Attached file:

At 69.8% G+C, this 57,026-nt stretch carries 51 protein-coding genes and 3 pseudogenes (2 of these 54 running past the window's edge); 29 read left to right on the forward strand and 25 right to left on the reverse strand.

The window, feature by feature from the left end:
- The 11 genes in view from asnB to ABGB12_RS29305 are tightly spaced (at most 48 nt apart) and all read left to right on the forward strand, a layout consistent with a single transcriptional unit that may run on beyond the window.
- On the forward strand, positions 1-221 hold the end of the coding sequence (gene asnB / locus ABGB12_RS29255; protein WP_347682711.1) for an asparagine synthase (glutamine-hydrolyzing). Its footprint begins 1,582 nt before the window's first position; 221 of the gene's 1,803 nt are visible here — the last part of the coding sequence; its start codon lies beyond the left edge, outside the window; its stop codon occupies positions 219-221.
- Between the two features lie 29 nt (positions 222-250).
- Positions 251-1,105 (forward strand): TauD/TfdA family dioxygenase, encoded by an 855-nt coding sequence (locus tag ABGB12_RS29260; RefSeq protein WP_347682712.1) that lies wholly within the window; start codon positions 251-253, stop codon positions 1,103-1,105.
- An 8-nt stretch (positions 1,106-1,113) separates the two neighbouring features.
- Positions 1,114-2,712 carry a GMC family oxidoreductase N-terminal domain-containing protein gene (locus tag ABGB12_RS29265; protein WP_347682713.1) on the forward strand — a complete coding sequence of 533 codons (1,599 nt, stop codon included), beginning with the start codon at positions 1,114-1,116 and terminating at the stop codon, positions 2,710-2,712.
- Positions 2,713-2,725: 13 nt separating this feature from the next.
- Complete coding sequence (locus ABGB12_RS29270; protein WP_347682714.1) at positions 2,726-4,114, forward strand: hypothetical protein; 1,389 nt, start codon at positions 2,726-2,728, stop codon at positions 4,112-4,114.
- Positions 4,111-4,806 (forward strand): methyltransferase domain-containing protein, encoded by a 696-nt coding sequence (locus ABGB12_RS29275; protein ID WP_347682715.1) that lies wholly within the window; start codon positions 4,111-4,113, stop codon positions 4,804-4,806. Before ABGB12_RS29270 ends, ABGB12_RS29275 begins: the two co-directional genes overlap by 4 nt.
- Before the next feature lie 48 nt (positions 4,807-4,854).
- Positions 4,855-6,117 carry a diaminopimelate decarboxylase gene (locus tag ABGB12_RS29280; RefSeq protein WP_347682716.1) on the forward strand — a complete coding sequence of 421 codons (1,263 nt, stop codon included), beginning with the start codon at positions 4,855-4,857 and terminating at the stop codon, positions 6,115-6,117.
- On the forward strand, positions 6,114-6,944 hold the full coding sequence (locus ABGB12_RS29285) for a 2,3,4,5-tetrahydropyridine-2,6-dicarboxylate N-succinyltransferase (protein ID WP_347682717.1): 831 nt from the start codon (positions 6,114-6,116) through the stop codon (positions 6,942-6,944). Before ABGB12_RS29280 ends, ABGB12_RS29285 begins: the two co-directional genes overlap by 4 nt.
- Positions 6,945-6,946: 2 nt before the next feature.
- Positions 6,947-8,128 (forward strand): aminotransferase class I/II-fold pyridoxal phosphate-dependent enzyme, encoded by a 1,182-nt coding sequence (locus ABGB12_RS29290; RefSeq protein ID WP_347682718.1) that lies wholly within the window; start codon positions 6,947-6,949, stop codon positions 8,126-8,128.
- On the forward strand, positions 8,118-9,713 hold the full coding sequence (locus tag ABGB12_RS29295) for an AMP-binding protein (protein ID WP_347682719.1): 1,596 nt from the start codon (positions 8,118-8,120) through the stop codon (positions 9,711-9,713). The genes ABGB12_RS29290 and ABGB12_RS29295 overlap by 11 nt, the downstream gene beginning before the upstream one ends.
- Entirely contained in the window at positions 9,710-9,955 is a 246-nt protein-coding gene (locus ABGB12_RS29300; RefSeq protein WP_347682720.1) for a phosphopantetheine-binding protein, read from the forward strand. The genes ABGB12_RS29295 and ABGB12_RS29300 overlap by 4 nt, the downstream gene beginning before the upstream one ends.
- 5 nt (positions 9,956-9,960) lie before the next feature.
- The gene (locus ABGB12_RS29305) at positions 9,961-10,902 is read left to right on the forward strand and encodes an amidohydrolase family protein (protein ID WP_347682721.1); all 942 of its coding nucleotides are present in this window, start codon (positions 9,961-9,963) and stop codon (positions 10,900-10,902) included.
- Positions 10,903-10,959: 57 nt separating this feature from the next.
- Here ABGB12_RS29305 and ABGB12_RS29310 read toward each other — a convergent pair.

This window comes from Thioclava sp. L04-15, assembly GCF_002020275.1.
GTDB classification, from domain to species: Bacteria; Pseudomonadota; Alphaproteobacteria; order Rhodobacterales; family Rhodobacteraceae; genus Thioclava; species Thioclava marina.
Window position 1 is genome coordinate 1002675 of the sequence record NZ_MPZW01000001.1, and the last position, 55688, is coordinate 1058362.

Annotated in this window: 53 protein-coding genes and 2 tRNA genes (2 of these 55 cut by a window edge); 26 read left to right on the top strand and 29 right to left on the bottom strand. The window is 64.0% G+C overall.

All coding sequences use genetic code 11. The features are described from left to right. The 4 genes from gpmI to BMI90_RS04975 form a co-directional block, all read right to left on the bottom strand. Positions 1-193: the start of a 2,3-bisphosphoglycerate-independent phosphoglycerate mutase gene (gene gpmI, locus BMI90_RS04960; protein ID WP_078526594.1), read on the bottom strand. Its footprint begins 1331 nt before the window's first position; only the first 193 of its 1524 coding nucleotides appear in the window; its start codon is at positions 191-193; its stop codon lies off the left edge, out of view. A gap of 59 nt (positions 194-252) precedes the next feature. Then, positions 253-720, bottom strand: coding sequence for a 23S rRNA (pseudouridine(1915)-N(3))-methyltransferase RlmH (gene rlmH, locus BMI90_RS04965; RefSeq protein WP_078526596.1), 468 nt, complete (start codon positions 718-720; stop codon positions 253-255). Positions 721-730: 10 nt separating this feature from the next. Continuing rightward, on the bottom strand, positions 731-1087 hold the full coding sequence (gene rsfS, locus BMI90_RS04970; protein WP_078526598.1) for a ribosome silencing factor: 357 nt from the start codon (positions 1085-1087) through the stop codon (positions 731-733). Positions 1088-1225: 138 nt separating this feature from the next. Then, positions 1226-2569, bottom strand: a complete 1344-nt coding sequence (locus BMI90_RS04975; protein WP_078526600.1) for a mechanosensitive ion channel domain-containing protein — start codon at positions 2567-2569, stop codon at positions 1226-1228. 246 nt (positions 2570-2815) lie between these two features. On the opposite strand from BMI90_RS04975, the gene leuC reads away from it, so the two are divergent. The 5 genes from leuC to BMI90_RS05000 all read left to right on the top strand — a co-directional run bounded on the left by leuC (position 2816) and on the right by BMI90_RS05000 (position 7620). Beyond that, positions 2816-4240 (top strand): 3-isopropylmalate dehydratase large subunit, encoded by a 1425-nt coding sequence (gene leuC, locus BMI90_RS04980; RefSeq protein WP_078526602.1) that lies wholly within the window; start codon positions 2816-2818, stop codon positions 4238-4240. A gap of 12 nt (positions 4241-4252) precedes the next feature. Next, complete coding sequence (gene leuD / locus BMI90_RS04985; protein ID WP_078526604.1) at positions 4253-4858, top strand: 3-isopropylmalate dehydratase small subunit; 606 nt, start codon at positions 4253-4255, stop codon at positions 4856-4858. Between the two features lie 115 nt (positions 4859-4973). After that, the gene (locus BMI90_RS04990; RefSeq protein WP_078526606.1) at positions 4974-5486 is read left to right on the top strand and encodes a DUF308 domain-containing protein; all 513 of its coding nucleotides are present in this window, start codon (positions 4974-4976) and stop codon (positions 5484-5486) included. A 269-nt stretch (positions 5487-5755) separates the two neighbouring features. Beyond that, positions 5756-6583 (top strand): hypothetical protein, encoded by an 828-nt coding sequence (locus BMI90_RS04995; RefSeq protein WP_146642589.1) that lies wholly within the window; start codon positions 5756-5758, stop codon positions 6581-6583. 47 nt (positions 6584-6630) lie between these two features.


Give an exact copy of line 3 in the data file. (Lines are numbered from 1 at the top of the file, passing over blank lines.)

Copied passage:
- The 11 genes in view from asnB to ABGB12_RS29305 are tightly spaced (at most 48 nt apart) and all read left to right on the forward strand, a layout consistent with a single transcriptional unit that may run on beyond the window.